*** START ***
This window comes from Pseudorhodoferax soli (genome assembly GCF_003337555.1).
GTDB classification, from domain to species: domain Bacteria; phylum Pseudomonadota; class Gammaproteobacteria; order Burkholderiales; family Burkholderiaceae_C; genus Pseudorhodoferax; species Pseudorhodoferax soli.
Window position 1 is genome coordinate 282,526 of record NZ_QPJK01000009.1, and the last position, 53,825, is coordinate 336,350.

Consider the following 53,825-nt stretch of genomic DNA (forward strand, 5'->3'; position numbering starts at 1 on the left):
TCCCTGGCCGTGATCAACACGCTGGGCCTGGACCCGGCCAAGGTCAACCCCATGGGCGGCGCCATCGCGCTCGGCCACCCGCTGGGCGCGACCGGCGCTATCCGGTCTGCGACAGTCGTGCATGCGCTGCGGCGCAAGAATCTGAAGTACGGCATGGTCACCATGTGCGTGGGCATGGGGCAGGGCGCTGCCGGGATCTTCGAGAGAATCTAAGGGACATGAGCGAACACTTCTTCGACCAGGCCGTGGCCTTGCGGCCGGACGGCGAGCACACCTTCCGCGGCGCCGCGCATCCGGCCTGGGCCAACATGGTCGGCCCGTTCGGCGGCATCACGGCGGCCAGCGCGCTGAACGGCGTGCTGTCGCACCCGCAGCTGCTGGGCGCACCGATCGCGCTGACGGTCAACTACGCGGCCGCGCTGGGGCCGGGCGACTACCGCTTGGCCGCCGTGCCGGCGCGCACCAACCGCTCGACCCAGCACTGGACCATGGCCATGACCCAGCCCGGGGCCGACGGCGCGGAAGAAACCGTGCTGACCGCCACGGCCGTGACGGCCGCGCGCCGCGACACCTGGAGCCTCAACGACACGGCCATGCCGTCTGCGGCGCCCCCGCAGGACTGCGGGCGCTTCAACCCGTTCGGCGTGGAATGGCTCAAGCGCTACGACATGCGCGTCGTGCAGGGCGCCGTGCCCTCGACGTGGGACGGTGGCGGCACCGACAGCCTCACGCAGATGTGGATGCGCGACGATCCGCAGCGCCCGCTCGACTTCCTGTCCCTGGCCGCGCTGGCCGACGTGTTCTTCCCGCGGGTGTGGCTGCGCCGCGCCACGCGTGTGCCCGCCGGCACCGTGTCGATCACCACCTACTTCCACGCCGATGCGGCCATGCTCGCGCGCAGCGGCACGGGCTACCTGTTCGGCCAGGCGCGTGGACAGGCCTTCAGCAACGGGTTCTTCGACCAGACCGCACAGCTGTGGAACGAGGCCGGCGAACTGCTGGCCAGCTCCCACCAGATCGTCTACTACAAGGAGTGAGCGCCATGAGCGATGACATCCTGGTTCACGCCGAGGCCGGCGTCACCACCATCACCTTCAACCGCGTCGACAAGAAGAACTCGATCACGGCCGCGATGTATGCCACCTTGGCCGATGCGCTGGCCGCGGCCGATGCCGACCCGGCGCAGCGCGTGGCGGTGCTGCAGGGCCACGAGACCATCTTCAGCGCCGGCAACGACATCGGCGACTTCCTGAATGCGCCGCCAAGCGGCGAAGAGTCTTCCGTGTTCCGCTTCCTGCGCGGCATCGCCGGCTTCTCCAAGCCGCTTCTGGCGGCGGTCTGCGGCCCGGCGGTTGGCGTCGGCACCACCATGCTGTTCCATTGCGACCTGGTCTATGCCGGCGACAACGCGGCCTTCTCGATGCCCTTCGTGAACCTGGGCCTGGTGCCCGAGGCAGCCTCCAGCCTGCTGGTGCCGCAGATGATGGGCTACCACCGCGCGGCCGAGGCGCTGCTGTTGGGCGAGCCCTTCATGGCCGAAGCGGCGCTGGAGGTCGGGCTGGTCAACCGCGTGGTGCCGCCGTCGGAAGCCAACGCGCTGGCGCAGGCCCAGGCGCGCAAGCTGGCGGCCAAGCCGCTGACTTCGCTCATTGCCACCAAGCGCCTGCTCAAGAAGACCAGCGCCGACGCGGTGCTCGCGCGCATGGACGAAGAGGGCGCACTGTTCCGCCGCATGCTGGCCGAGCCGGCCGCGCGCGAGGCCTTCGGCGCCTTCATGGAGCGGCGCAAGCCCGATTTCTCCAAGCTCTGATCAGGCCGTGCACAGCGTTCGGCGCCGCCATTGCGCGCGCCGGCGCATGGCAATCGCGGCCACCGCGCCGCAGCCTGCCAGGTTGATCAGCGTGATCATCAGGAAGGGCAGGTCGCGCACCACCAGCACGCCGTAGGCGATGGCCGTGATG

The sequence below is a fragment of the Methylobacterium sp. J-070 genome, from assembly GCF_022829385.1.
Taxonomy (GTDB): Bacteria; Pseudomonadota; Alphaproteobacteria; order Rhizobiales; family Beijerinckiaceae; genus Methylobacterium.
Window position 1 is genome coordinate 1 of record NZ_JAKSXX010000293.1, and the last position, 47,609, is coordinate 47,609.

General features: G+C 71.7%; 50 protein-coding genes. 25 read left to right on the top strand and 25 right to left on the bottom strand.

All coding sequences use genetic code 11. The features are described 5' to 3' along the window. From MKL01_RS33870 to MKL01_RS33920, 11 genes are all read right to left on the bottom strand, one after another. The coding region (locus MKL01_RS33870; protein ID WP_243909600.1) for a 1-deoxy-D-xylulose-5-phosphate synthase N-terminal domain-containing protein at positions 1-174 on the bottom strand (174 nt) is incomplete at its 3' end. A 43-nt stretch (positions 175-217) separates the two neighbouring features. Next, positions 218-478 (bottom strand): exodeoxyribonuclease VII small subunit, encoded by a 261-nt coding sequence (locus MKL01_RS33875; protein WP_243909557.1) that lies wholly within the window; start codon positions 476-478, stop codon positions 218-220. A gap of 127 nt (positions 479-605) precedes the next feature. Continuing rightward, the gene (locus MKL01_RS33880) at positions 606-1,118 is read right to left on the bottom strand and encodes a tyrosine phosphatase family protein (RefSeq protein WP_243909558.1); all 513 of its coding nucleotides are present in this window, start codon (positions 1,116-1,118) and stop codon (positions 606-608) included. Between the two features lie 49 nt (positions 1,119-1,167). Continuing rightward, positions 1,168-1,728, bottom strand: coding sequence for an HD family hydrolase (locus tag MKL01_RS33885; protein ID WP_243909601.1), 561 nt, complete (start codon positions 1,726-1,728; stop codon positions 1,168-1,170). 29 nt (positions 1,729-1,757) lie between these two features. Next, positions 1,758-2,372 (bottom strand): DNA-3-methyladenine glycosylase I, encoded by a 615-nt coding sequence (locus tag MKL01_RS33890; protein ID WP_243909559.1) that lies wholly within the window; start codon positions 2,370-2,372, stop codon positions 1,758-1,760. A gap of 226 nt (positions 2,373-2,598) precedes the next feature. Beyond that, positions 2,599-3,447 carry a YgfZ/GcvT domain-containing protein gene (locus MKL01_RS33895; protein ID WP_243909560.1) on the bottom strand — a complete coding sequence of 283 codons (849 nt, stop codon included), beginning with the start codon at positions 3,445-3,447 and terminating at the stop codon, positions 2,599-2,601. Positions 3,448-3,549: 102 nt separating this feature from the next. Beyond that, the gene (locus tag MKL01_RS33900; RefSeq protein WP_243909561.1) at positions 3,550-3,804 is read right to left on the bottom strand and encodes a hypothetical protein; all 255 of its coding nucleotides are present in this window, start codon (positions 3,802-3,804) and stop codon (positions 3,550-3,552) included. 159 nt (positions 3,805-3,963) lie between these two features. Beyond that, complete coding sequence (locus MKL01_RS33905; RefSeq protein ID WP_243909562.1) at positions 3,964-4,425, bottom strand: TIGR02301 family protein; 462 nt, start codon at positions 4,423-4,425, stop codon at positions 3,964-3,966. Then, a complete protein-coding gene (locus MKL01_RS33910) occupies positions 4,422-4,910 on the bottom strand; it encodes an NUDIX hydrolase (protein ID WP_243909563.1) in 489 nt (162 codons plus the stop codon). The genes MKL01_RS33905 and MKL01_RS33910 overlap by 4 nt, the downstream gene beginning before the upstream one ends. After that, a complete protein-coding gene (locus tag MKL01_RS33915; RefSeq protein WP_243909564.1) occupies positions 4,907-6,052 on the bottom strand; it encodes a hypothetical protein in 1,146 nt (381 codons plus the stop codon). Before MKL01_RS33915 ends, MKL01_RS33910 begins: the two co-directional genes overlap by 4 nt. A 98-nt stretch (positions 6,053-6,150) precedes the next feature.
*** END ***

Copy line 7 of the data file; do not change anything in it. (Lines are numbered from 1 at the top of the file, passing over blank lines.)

Taxonomy (GTDB): Bacteria; Pseudomonadota; Alphaproteobacteria; order Rhizobiales; family Beijerinckiaceae; genus Methylobacterium.